Anemones, not to be confused with the sea anemone (an animal), are perennials with 120 species native to many European countries, North America and Japan. These plants are grown for their pretty flowers that come in shades of reds, yellows, purples, whites, and blue. The leaves are generally lobed or toothed.
Most anemones should be planted in the fall. Anemones prefer moist, well-drained and acidic soil. Bloom times range from spring to autumn. The autumn-blooming Japanese anemone is popular with gardeners.
There are generally 3 types of anemones:
- Spring flowering: Like the name implies, the anemone flowers bloom in the spring.
- Tuberous Mediterranean: these ones flowers during the spring and summer
- Fall flowering: these bloom in late summer to fall and tend to have fibrous roots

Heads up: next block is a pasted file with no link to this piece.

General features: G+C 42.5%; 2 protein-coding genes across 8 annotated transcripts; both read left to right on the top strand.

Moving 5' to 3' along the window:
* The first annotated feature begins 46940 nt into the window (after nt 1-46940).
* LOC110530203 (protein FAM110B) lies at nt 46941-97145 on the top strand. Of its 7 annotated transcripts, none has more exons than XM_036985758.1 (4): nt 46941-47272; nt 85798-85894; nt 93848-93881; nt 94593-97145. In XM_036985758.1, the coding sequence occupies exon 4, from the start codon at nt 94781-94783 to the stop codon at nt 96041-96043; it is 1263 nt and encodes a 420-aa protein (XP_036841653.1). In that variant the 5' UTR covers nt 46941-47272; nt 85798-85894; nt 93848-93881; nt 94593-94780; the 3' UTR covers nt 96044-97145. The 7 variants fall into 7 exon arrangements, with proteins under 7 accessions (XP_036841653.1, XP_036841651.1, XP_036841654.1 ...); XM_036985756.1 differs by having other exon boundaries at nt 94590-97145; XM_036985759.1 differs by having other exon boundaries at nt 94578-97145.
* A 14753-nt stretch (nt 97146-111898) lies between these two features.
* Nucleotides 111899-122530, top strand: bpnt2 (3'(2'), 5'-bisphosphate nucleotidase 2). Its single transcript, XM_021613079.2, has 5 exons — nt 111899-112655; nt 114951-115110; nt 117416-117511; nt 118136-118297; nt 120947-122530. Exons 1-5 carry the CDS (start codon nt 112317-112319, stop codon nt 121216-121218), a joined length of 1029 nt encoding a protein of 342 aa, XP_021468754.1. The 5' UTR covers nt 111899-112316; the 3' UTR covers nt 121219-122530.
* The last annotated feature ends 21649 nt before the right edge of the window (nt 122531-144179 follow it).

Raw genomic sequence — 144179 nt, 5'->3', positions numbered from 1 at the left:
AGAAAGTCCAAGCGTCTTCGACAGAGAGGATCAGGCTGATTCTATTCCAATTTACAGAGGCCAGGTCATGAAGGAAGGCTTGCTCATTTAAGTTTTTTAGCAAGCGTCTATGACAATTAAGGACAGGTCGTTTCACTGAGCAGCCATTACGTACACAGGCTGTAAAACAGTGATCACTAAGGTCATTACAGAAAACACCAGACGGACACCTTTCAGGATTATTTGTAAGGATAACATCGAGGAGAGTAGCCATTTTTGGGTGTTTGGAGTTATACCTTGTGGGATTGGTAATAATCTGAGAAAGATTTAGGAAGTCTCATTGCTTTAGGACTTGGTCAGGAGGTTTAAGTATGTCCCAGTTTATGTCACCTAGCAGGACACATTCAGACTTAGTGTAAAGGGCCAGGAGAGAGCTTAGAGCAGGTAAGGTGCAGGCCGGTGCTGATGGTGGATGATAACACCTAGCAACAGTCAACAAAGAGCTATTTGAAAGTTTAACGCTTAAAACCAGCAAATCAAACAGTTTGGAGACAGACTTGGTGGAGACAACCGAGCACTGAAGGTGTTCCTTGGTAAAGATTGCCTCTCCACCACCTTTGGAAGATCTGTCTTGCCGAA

USDA HARDINESS ZONES: 4-8 (depending on variety)
- The Greek philosopher Theophrastus gave this flower its name.
- Anemones are also known as “the daughter of the wind” or windflower because it is said that the wind helps the flowers open up.
- In Greek mythology, some believed poppy anemone grew from Aphrodite’s tears. Others say the flowers appeared from Adonis’ blood.
- All anemones are poisonous when ingested.
- Anemone has been used in traditional medicine to relieve cramps, menstrual problems and emotional distress.
- In the language of flowers, anemone means fragile.